luxury condos in AtlantaFor several years, the metro area’s condominium market enjoyed robust health, fueled by baby-boomer buyers trading in lawn mowers for concierge services and commuters moving inside the city limits to get closer to work, nightlife and cultural centers. Construction was booming in Buckhead, Midtown, downtown and on the fringes of the Perimeter, as well as in a few spots that previously were considered less desirable.

When the economic downturn took a bite out of that boom, work on many projects came to a startling standstill. The last few years have seen some properties taken over by banks, finished by builders below cost or sold at drastically reduced prices. But for buyers considering a condominium purchase, the opportunities are exceptional.

“There are good deals across the price points all across town,” said David Boehmig, president and founder of Atlanta Fine Homes/Sotheby’s International Realty. His Atlanta-based office includes SkyRise, a division devoted solely to the sales of upper-level, multi-family homes. Last year, about 10 percent of the company’s total business was in the condominium market, despite the fact that new condo construction is at a standstill.

“There isn’t a lot of new product, but that doesn’t mean that there isn’t a plethora of new homes across all price points, from the high $100,000s to more than $10 million,” said Boehmig. “There is a healthy supply that is part of the market dynamic; it doesn’t mean nobody’s buying condos. There are even penthouses around town in the $5 to $10 million range that have sold.”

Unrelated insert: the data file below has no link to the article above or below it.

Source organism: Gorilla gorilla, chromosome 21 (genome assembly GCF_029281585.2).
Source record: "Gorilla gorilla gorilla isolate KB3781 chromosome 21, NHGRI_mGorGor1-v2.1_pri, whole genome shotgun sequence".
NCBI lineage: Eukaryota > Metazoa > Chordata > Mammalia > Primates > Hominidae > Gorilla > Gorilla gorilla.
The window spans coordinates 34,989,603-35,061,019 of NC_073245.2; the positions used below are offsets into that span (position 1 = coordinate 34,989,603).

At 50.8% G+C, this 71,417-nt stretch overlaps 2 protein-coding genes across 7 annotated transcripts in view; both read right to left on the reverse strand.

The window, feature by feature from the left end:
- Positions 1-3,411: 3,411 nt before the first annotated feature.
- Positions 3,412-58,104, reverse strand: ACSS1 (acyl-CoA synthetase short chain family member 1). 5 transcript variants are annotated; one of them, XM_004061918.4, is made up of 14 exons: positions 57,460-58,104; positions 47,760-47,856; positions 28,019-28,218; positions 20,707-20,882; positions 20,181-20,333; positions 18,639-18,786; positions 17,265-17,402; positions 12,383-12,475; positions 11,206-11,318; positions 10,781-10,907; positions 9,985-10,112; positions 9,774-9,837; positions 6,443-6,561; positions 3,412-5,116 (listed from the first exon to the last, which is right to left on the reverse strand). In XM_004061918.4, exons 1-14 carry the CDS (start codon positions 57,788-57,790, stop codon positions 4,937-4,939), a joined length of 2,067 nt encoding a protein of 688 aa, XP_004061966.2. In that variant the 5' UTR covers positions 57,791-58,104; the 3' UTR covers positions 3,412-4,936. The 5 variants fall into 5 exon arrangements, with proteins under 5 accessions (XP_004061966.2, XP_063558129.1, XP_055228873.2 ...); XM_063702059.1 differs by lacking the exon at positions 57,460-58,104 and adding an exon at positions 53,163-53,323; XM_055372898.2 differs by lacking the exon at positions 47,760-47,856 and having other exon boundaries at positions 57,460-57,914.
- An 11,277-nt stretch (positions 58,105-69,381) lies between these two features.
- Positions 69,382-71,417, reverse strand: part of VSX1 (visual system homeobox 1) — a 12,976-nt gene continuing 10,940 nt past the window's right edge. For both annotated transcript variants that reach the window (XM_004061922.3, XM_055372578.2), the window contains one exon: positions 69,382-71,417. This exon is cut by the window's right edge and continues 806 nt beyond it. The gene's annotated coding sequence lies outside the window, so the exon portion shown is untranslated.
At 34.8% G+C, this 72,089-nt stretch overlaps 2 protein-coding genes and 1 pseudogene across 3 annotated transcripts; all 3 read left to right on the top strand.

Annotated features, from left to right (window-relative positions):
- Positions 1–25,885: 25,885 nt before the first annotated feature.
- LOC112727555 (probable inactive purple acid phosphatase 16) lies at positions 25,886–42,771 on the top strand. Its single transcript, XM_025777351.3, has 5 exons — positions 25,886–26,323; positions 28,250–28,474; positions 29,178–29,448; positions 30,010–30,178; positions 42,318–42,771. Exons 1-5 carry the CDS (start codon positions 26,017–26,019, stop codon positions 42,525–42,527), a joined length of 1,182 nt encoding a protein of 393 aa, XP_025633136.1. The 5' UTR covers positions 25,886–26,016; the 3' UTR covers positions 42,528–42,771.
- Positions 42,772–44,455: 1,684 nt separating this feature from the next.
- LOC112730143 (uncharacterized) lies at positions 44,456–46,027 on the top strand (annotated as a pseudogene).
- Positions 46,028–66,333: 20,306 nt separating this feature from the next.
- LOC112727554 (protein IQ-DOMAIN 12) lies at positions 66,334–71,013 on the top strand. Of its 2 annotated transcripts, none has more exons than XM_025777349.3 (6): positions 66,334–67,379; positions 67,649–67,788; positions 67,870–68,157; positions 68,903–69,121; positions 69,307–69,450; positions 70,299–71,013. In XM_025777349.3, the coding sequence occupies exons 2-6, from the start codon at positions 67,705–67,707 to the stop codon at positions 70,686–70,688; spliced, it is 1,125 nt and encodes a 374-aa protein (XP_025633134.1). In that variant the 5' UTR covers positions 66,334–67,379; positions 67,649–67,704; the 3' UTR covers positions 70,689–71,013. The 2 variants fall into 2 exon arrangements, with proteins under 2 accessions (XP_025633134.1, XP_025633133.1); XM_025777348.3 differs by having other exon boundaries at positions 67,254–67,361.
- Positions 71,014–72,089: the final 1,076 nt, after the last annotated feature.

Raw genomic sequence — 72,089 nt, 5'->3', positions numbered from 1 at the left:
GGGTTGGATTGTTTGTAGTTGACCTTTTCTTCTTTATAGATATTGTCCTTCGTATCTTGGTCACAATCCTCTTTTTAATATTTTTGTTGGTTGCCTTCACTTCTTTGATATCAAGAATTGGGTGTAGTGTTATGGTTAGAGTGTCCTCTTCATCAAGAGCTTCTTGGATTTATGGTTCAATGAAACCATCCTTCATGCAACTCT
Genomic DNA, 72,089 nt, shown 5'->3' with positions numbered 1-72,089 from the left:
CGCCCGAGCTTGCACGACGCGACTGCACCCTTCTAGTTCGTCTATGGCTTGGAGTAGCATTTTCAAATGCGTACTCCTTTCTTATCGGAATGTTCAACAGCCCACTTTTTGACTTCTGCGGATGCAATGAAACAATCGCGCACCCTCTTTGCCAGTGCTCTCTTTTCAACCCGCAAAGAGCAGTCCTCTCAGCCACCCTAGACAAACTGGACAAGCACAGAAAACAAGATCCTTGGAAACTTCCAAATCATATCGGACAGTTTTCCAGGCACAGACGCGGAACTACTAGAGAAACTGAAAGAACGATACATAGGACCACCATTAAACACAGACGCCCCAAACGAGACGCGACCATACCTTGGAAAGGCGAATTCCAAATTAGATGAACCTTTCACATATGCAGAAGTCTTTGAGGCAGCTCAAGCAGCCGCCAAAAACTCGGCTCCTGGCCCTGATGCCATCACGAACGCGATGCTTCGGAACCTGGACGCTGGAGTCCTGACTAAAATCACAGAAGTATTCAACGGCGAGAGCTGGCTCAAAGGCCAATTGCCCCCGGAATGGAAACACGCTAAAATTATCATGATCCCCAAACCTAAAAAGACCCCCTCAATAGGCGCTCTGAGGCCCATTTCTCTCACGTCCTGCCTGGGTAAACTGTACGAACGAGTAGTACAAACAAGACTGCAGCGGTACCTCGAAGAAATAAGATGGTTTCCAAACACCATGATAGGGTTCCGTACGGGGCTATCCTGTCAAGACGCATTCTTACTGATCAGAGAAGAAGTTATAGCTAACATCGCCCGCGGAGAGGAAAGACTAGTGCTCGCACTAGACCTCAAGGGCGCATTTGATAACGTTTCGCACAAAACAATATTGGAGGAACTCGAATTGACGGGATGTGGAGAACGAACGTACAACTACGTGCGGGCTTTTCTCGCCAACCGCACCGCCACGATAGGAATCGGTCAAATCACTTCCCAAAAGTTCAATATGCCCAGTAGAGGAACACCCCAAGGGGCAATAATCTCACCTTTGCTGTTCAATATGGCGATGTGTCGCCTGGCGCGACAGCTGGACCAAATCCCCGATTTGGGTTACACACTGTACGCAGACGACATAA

The bulk of the active condo market lies inside the Perimeter, with Boehmig estimating 500 units downtown, 800 in Buckhead, 1,200 in Midtown and 800 scattered beyond the city limits. The inventory is gradually beginning to be absorbed, but Boehmig predicts it will still be some time before there’s a better balance between buyers and sellers. Meanwhile, buyers have the advantage.

“Buyers are looking at pricing that’s 25 to 35 percent lower than the initial pricing,” said Boehmig. “As more banks take over projects, the prices meet the buyers’ impressions of value, and that facilitates quicker sales.”

Boehmig also believes that most condominium buyers are making a choice based on more than just price.

“Condominium living is more about lifestyle choice,” he said. “Certain folks are into the freedom that owning a condominium offers. If they’re making a long-term decision, a condo is a good choice. If they like the ability to have ample amenities, security, peace of mind when traveling and really beautiful views, then a condominium is still a good choice.”

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